My dissertation is due in a little over 2 weeks. I may well find myself blogging during that time, but I should probably be heads-down getting the damn thing written and trying to get my planning software up-to-scratch and usable. So for the next couple of weeks things here may get very blogmarkey, but I promise proper content will resume in time for the arrival of my final exams 😉

Incidentally, today’s Dilbert rocks

Yes, you read the title right — I have 184 open tabs at the moment. Damn Simon for ever introducing me to the ambrosiac addiction that is tabbed browsing!!

But now, dear reader, you get to find out what lovely links there were hiding in those 184 tabs. Or at least in the first 40 — I’m trying to cut down, one full page of tabs at a time….

OK, that’s the first 40 or so closed. And probably a long enough entry for now. The rest will have to wait until tomorrow.

Although social networking sites like Friendster never made much sense to me, LinkedIn seemed to provide a half-decent rationale for the pain of keeping an online contacts list up to date — networking in the business sense of the word. I’ve been using it for a while now and although the interface is fairly pleasant and the functionality is OK, I wasn’t blown away by it until today. When I found this:

Linked In offer a search widget for the Firefox search bar

Is this incredibly technically difficult? No. Is searching the site a major new invention? No. But this is ostensibly a business site. And the fact that they have taken the time to hack together a search plugin for Firefox makes me think that they might, you know, GET IT. And suddenly I’m much happier using them to make connections.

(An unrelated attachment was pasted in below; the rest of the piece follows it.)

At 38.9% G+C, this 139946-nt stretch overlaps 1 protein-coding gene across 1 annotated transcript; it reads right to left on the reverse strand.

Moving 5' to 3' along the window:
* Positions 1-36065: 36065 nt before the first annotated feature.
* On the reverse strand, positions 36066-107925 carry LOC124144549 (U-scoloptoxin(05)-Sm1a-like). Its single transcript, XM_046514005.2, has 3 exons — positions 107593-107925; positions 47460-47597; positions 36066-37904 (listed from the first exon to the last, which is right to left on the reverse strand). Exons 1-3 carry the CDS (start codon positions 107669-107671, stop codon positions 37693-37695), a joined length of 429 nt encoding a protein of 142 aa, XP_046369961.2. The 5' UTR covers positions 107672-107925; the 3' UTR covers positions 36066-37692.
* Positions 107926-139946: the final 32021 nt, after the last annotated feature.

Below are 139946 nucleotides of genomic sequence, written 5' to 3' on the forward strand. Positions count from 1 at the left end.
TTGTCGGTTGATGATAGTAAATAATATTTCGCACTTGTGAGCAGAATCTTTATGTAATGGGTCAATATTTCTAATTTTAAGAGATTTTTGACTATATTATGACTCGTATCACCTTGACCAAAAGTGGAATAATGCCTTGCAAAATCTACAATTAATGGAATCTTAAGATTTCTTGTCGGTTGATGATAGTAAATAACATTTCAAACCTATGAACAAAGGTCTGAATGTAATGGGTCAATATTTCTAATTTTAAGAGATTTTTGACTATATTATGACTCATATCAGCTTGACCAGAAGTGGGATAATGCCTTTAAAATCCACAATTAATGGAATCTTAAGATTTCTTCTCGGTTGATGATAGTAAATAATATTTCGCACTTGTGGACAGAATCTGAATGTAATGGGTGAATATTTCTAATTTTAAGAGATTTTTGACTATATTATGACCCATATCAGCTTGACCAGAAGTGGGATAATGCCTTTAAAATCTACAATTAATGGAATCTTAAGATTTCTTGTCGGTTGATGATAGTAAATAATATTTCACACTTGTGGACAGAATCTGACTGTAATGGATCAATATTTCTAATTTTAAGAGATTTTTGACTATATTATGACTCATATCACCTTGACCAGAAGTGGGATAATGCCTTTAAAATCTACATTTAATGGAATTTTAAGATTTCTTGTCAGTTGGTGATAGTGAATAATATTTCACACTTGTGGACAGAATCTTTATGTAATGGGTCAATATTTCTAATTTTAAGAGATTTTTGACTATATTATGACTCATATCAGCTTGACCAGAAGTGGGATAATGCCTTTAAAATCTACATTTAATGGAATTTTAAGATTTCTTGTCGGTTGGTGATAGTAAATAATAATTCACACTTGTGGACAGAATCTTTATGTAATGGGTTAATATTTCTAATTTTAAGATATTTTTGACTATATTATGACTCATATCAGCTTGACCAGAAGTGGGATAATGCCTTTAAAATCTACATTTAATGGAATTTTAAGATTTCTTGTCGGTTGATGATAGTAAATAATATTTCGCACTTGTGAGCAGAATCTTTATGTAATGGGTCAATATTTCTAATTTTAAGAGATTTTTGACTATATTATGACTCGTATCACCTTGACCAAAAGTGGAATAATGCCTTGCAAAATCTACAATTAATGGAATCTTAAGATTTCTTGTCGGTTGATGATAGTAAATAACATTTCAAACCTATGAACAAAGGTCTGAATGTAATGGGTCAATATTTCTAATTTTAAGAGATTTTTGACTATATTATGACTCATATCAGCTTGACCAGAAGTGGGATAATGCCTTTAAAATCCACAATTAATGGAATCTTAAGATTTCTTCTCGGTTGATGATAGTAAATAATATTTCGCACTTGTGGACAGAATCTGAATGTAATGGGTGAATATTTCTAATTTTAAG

Some blogs are really informative. Others are more insightful.

But then, there are blogs that make you laugh. That just make you happy. Case in point: MightyGirl talking about advertising in Vegas and Molly wondering about her angels.

This is what it’s all about.

UPDATE: This also made me happy today. I’m not sure why the story of someone giving birth in their bathroom makes me happy, but hey, at least it’s not artificial intelligence planning methodologies. You’ve gotta be thankful for the LITTLE THINGS, man.


Originally uploaded by meriwilliams.

These leaflets arrived this week. They’re individually addressed — one for each registered voter in the house. Each with postage paid as well. So what’s the problem? Well, it doesn’t exactly inspire confidence that they’d cut back on waste in government, does it?

As if this wasn’t enough to completely irritate me, the muppet campaign crew driving up and down every street in our neighbourhood with a megaphone shouting that we should vote Conservative that woke me up this morning definitely was.

As if I’d vote for the party whose current leader championed Section 28.

I teach a Speedreading course, having been lucky enough to be exposed to the practices during high school and having benefitted from the ability a great deal. Despite the fact that the course is multi-faceted and the most attention is given to techniques to help increase reading speed (without losing comprehension), those are not the sections of the course that people rave about. The single most useful concept in the whole course, the thing that makes people come up to me months later and thank me profusely (again!) for teaching them, is the concept that you don’t have to read everything — that you should cull some of the emails and blogs and websites and papers and books and magazines and the myriad other things that are piling up on your desk (both literally and electronically) and JUST LET IT GO. DO SOMETHING MORE WORTHWHILE.

This is how I’ve decided that this is the most important thing that anyone can ever learn:

Be sure why you’re doing stuff

So many people seem to do things without knowing why it will be useful, without seeing that the time saved could be used in so many better ways. Perhaps we all just need to find the preferences page in our minds and change the “Assume everything is worthwhile” setting to something more like “Require proof of worthiness”. Maybe that’ll help us all take back our lives.

The only problem with moving programming languages (in this case from Java to Python) is that the little problems can be big and difficult to find. Case in point: not realising that you’d declared the main data storage variable as a class rather than instance variable.